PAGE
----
European banks ripe for activists — and investors

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Individual shareholders might feel like they can’t really influence what happens in the companies in which they own shares. But they can at least hope that if the company’s performance is bad enough, the big shareholders might eventually step in.

Over the past year, several of Europe’s biggest companies have faced such interference as so-called activists go public and campaign for change.

Elliott Management has placed the chief executive of pharmaceutical group GlaxoSmithKline under intense pressure to speed up the company’s overhaul. Trian Partners appeared on Unilever’s share register, adding pressure on Alan Jope, a chief executive who was already under fire. And more recently, Europe’s biggest activist investor, Cevian, called for an overhaul of Ericsson’s corporate governance after the Swedish communications equipment maker’s share price plummeted 30%.

Yet, curiously, activists have so far avoided the banking sector – one of the rare instances where bank managers can look to other industries and feel a collective sigh of relief.

Banks have faced more challenges than most since those heady, leverage-infused years that preceded the global financial crisis of the late 2000s. Ever-lower interest rates have decimated the margins whose they profited between loans and deposits; new fintech companies are gradually encroaching on some of their most profitable businesses; and maintaining creaky legacy IT systems eats up ever larger amounts of a tech budget they’d rather be spending investing in the future.

Under pressure, the regulatory rules governing how they operate and the amount of capital they require have become much stricter. In the face of this, European bank stock prices have fallen 75% from their pre-crisis peak, and 30% since Russia invaded Ukraine.

The European banking sector should be a fertile militant ground. It generates mediocre returns, stocks are cheap and it is relatively fragmented, especially if the Eurozone is considered a single banking market. It should be a rich choice for investors looking to make money. And yet, there are few signs of action.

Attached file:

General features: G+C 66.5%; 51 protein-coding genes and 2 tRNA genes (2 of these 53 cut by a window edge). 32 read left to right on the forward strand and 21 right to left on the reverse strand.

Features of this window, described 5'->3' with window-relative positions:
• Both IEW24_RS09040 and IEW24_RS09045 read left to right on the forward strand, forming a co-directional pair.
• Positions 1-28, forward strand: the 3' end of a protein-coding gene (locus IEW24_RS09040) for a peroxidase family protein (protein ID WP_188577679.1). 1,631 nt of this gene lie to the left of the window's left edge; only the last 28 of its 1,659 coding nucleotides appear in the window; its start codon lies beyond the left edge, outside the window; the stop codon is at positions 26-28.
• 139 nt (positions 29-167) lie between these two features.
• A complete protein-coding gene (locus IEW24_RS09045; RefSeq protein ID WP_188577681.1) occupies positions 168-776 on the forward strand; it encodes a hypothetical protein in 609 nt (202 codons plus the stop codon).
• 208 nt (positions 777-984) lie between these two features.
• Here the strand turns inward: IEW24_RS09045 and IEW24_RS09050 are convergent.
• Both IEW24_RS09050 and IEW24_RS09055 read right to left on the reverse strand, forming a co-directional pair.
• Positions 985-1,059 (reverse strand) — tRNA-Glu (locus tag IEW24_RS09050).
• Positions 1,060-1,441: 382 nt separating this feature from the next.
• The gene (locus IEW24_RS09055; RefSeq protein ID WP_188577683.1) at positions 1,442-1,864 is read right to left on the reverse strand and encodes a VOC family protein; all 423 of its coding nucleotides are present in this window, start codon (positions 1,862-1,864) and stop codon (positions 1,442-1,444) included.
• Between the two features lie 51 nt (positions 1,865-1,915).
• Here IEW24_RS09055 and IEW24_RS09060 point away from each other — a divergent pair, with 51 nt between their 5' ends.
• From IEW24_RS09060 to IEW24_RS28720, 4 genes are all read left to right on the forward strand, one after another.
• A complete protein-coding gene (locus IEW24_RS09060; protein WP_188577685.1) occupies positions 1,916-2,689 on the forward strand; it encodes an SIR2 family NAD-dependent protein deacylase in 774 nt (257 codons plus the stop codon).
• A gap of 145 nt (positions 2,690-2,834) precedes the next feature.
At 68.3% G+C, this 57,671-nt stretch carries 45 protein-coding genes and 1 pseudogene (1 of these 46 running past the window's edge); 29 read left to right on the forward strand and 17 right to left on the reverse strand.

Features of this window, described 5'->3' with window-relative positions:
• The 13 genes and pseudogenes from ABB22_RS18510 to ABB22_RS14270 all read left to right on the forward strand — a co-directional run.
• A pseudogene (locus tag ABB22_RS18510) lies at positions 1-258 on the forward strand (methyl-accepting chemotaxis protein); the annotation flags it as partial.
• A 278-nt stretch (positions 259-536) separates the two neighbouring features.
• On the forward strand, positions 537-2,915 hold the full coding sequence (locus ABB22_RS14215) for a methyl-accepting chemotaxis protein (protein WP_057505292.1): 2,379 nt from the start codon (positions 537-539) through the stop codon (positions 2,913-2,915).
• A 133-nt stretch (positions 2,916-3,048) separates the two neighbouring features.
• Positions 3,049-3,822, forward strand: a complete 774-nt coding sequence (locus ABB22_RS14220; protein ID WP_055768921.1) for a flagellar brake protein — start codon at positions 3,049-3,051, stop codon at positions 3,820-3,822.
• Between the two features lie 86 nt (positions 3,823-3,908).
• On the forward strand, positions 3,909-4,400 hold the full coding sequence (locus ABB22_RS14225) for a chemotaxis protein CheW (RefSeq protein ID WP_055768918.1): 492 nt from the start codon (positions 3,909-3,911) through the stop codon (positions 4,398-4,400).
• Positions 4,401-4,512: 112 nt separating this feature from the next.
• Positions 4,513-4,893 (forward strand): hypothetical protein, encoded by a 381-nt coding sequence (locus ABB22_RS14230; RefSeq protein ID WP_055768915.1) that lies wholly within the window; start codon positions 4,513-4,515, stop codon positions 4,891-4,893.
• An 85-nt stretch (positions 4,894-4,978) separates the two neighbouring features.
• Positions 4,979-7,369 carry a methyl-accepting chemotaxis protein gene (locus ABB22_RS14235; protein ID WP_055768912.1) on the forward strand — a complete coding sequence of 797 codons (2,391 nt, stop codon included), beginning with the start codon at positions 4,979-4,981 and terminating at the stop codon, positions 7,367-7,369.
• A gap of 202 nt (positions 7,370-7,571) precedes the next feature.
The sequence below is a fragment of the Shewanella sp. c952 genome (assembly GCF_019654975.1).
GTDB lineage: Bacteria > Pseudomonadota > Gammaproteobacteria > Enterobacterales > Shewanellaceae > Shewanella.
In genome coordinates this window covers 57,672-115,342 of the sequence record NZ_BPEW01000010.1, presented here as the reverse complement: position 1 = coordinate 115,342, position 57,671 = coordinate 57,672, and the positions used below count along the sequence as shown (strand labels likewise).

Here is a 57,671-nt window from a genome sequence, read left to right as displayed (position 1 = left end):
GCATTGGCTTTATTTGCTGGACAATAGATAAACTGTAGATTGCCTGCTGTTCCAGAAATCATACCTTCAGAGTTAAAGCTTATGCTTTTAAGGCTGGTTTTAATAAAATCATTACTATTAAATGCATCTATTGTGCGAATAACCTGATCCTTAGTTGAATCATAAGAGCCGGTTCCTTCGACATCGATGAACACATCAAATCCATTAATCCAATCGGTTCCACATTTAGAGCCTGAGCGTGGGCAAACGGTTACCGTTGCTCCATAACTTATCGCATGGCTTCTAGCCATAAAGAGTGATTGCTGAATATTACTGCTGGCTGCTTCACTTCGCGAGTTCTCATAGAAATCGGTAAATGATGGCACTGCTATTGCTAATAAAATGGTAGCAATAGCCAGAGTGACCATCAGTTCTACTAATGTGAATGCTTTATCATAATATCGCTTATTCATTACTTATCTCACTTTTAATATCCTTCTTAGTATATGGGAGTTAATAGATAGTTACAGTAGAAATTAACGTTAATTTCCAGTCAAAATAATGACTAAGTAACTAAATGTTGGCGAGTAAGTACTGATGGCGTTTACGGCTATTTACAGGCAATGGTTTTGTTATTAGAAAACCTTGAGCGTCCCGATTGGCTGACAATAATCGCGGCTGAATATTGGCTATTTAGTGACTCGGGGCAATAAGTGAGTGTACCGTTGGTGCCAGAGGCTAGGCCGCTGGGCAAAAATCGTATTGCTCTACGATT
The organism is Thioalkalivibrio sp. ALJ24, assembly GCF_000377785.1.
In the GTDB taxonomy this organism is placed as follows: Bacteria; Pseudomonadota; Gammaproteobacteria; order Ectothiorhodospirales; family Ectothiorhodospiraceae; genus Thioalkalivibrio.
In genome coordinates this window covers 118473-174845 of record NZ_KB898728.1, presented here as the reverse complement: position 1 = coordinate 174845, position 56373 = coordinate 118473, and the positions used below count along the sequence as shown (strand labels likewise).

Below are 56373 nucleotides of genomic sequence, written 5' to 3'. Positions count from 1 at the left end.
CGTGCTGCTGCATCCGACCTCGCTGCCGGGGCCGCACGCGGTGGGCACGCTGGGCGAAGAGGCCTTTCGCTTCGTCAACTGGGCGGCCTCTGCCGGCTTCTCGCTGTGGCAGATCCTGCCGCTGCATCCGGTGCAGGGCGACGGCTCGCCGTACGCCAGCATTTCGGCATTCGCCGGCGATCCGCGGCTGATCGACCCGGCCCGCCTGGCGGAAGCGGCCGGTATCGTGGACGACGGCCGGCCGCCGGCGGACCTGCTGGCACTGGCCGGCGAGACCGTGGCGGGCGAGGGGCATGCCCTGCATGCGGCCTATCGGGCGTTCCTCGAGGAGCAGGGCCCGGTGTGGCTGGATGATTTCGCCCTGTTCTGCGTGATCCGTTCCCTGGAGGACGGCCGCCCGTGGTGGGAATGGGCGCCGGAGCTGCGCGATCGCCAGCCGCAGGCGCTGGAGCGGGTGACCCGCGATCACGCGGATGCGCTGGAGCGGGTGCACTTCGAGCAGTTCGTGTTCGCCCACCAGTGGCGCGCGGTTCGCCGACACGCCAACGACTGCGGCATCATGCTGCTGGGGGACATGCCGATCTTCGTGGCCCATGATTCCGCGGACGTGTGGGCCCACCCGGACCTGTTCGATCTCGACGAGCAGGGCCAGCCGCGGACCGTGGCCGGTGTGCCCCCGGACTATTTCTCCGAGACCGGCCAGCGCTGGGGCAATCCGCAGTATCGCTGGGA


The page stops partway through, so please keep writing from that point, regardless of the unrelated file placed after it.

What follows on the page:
There have been a few minor skirmishes over the past few years, but nothing matches a successful foray. In the UK last year, Edward Bramson’s Sherborne Investors dropped its bid to force Barclays to cut its investment bank, wrecked by a strong rally in the investment banking cycle, which undid its attack.

A decade earlier, Knight Vinke tried to force HSBC out of its US business, but again had to walk away defeated. And more recently, global private equity firm Cerberus, not strictly an activist but certainly an agitator, cut its stakes in Deutsche Bank and Commerzbank as it abandoned its long-held aim of forcing a merger of the German duo.

Historically, activism in the banking sector has been held back by several factors, the most important of which are regulators and size. Regulators must approve anyone who seeks to ‘control’ a bank – control generally being interpreted as owning 10% or more – and the presumption is that regulators are nervous about allowing activists to go on the share register .

Indeed, a 2015 paper from the Federal Reserve Bank of Kansas claimed that while activists create shareholder value, it comes at the expense of depositors, taxpayers, and regulators.

The fact that activists often advocate for big business change may be viewed by regulators as introducing unwanted instability.

But that attitude could change, as regulators seem increasingly open to the role these activists could play, perhaps in part because they are increasingly concerned about still-low levels of profitability and depressed valuations of the banking sector.

Activists have always targeted small businesses. This has left banks, which are large, seemingly safe, but that too is changing. Unilever’s stock market value of £90 billion exceeds that of any bank in Europe except HSBC. Size is therefore no longer a defence.

Of course, this lack of activism could represent something simpler. Banks are incredibly complicated, remain highly leveraged and earn low returns. And indeed, bankers might express relief that activists, so far, don’t seem to want to dance with them.

But that could change. Bankers and shareholders should be alert to the possibility that the activist wave may indeed reach the shores of the banking sector. If that were the case, banks in some of Europe’s most fragmented and less profitable markets – Germany, Italy, France and even parts of the UK – could find themselves looking the other way. their shoulders with concern, in the same way that the management of many other European companies have done. had to do it for several years.

For investors, banks have been cheap for so long that they might seem destined to stay that way forever. But a brave campaigner could quickly change the way the market values ​​them.

Simon Samuels is a founding partner of Veritum Partners

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